Disparity Begins at Home: How home working is impacting the public’s health
The COVID-19 pandemic has drastically changed the way that millions of people across the UK work. More people than ever before are using their home office, bedroom or living room as their main workplace and the ‘daily commute’ is how long it takes to walk to your laptop.
RSPH has released a report looking at how working from home has affected the public’s health and wellbeing. The report includes a snapshot survey of the public who had been working from home for the first time. Just under half of all respondents said that they felt working from home was better for their health and wellbeing, and cited some of the positive aspects of saving money and having a better work/life balance.
However, our survey found that working from home has negatively impacted the mental and physical health of many people, and some are receiving little or no support from their employer.
What's the issue?
Since the first national lockdown in March 2020, millions of people have been working from home for the first time. Our survey of first-time home workers looked into the health issues that people had experienced since making the switch to working from home.
As working from home looks set to continue to be the norm for the foreseeable future, we believe that the mental and physical health of staff needs to be considered a priority by employers.
Does working from home impact our health?
According to our survey, the answer for many people seems to be a resounding yes. Some of the key health issues that were reported by respondents included feeling more isolated from their colleagues, experiencing musculoskeletal problems, eating less healthily and having disturbed or worse quality sleep.
Working in an office provides a separation from work and home, which can help people to switch off and manage their mental health. Working and living in the same space, can mean it's more difficult to separate work and home life and over half of our respondents said they found it difficult to switch off from work and take regular breaks.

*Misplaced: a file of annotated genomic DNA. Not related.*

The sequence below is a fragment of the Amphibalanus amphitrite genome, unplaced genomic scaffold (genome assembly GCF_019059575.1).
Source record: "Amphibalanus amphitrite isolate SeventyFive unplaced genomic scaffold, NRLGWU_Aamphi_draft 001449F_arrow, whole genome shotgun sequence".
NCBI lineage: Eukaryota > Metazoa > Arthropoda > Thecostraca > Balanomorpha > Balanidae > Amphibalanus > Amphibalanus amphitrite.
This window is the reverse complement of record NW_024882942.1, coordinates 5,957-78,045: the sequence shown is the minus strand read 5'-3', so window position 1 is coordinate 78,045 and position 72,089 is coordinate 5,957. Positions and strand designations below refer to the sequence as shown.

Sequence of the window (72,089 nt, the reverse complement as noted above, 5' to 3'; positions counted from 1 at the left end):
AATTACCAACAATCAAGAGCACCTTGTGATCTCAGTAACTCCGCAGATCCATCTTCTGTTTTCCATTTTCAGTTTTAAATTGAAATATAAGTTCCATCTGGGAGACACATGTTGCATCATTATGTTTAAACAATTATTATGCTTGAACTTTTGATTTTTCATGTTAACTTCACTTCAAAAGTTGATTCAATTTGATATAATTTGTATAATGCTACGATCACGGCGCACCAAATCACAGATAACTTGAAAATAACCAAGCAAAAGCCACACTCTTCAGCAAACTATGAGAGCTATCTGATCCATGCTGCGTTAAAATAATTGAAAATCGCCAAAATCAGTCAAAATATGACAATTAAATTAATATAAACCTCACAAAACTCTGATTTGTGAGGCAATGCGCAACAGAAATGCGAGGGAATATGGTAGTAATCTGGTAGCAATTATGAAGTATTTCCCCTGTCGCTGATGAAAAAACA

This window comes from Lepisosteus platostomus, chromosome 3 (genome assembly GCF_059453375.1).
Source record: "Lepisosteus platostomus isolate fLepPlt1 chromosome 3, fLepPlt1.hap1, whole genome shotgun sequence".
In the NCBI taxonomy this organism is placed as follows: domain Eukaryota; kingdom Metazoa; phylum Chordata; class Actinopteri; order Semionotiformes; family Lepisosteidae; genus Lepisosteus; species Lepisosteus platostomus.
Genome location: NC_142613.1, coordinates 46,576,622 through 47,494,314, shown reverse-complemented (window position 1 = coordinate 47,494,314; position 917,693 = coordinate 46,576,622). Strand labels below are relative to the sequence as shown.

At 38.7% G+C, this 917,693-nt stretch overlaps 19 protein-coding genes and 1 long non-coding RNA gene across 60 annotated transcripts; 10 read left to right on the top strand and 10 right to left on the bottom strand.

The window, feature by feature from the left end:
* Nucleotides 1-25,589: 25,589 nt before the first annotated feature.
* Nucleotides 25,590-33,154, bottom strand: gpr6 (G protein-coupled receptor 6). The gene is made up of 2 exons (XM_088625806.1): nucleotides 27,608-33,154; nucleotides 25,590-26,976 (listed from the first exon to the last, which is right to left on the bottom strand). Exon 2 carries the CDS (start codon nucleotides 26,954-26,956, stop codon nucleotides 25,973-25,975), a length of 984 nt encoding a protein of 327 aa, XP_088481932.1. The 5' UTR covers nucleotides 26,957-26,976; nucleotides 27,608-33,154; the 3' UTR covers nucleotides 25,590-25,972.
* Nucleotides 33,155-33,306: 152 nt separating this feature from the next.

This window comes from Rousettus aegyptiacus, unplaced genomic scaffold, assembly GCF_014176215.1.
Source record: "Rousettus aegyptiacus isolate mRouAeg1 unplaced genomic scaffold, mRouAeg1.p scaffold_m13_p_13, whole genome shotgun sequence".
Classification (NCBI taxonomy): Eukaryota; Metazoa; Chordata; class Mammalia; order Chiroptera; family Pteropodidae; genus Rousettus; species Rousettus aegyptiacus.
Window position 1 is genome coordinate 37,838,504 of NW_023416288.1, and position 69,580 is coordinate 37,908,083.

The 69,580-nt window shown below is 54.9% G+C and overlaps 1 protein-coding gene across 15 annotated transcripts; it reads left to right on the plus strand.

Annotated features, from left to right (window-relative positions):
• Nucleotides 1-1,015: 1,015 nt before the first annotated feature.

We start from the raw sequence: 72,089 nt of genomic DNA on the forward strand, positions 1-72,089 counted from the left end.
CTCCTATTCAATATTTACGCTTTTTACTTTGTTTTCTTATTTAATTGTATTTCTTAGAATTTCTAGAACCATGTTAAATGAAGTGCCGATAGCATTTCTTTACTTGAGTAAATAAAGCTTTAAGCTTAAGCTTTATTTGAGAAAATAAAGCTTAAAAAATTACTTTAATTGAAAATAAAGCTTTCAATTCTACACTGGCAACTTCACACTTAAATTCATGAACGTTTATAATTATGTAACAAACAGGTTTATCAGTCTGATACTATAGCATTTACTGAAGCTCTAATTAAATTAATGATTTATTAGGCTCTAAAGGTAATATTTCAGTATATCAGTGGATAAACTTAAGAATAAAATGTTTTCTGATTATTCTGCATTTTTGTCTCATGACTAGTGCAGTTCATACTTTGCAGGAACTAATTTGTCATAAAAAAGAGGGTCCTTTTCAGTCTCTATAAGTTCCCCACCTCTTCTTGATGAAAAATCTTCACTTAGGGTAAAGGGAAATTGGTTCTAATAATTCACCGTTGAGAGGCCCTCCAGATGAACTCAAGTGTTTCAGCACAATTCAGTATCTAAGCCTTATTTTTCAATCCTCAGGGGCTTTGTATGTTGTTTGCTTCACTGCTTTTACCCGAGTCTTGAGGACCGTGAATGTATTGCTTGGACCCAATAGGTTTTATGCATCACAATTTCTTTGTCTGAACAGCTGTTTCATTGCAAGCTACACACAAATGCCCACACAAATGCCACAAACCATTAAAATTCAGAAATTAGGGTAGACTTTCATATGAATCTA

Is everyone who works from home experiencing the same health impacts?
Not necessarily. Our survey found that people who had more space to work in (those that worked from a dedicated home office), had fewer people in their house (for example, lived with their partner as opposed to several housemates) or were older than 35, were a lot less likely to report experiencing negative health issues than people who worked from a sofa or were under the age of 35.
Only 6% of people
want to go back to working in an office full-time
26% of people
are working from home
from a sofa or a bedroom
Only 34% of people
were offered mental health support from their employer
What mental health support are employers providing?
The support employers are offering their employees to work from home varies. In terms of mental health and wellbeing support, 34% of respondents had been offered a form of mental health guidance like a buddy system or providing tips for managing mental wellbeing. But that is still nearly two-thirds of people not being offered any form of mental health support, which we think isn’t good enough. The full breakdown of support that employees have been offered is outlined in our Disparity Begins at Home report.
What are we calling for?
We want all employees to be offered the support and resources to be able to work from home in a way that looks after their mental and physical wellbeing. We are calling on all employers to offer staff:
- Some form of mental health support to help them to cope with anxiety and stress – we have some great examples of resources outlined in our report from Mind, Mental Health First Aid (MHFA) England and the Mental Health Network
- Equipment and an assessment to support them with their physical health – this includes offering employees a remote display screen equipment (DSE) assessment
- Develop a culture that encourages employees to separate their home and work life – this can be anything from encouraging employees not to answer emails at the weekend and putting in place steps so they can easily switch off their work apps and messages
Christina Marriott, Chief Executive of RSPH said: “Our findings reveal that although working from home can be beneficial for people’s health and wellbeing, there are stark differences in how different groups have been affected. For people who have multiple housemates or are working from their bedroom or a sofa, the impact on their mental and physical health is extremely concerning and something we believe that employers need to address.
“The changes in the way that millions of people are working has the potential for employers to rethink how they are supporting their employee’s mental and physical health. Some form of home working is likely to continue for millions of people and we urge employers to take the necessary steps to ensure their staff can work from home as safely and healthily as possible.”